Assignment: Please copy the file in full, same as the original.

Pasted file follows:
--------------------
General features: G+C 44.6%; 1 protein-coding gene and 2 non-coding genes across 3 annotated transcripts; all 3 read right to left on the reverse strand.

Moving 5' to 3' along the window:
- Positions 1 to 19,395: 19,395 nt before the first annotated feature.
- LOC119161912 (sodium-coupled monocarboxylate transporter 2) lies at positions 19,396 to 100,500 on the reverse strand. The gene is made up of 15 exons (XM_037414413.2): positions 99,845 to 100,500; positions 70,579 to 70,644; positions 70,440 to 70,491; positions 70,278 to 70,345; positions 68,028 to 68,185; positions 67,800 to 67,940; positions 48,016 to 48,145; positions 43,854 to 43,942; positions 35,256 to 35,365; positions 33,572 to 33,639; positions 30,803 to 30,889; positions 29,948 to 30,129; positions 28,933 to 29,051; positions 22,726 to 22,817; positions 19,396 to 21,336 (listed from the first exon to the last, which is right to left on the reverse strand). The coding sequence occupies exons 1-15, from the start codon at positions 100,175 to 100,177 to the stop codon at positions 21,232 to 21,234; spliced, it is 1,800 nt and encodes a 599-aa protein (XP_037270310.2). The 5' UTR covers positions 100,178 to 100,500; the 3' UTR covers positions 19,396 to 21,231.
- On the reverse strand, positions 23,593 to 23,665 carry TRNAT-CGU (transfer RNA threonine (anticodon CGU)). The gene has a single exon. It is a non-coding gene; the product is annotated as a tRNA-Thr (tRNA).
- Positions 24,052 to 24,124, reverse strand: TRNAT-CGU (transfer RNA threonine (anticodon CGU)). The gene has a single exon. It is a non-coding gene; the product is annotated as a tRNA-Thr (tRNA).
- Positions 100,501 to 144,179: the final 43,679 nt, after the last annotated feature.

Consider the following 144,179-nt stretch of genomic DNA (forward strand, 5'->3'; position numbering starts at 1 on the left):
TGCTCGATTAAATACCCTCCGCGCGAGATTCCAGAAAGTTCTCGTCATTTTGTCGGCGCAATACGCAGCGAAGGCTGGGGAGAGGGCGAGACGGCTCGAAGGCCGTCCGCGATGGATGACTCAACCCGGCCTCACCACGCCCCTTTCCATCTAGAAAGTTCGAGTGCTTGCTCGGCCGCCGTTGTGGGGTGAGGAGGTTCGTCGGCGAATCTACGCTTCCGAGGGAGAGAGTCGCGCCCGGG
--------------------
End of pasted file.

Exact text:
General features: G+C 44.6%; 1 protein-coding gene and 2 non-coding genes across 3 annotated transcripts; all 3 read right to left on the reverse strand.

Moving 5' to 3' along the window:
- Positions 1 to 19,395: 19,395 nt before the first annotated feature.
- LOC119161912 (sodium-coupled monocarboxylate transporter 2) lies at positions 19,396 to 100,500 on the reverse strand. The gene is made up of 15 exons (XM_037414413.2): positions 99,845 to 100,500; positions 70,579 to 70,644; positions 70,440 to 70,491; positions 70,278 to 70,345; positions 68,028 to 68,185; positions 67,800 to 67,940; positions 48,016 to 48,145; positions 43,854 to 43,942; positions 35,256 to 35,365; positions 33,572 to 33,639; positions 30,803 to 30,889; positions 29,948 to 30,129; positions 28,933 to 29,051; positions 22,726 to 22,817; positions 19,396 to 21,336 (listed from the first exon to the last, which is right to left on the reverse strand). The coding sequence occupies exons 1-15, from the start codon at positions 100,175 to 100,177 to the stop codon at positions 21,232 to 21,234; spliced, it is 1,800 nt and encodes a 599-aa protein (XP_037270310.2). The 5' UTR covers positions 100,178 to 100,500; the 3' UTR covers positions 19,396 to 21,231.
- On the reverse strand, positions 23,593 to 23,665 carry TRNAT-CGU (transfer RNA threonine (anticodon CGU)). The gene has a single exon. It is a non-coding gene; the product is annotated as a tRNA-Thr (tRNA).
- Positions 24,052 to 24,124, reverse strand: TRNAT-CGU (transfer RNA threonine (anticodon CGU)). The gene has a single exon. It is a non-coding gene; the product is annotated as a tRNA-Thr (tRNA).
- Positions 100,501 to 144,179: the final 43,679 nt, after the last annotated feature.

Consider the following 144,179-nt stretch of genomic DNA (forward strand, 5'->3'; position numbering starts at 1 on the left):
TGCTCGATTAAATACCCTCCGCGCGAGATTCCAGAAAGTTCTCGTCATTTTGTCGGCGCAATACGCAGCGAAGGCTGGGGAGAGGGCGAGACGGCTCGAAGGCCGTCCGCGATGGATGACTCAACCCGGCCTCACCACGCCCCTTTCCATCTAGAAAGTTCGAGTGCTTGCTCGGCCGCCGTTGTGGGGTGAGGAGGTTCGTCGGCGAATCTACGCTTCCGAGGGAGAGAGTCGCGCCCGGG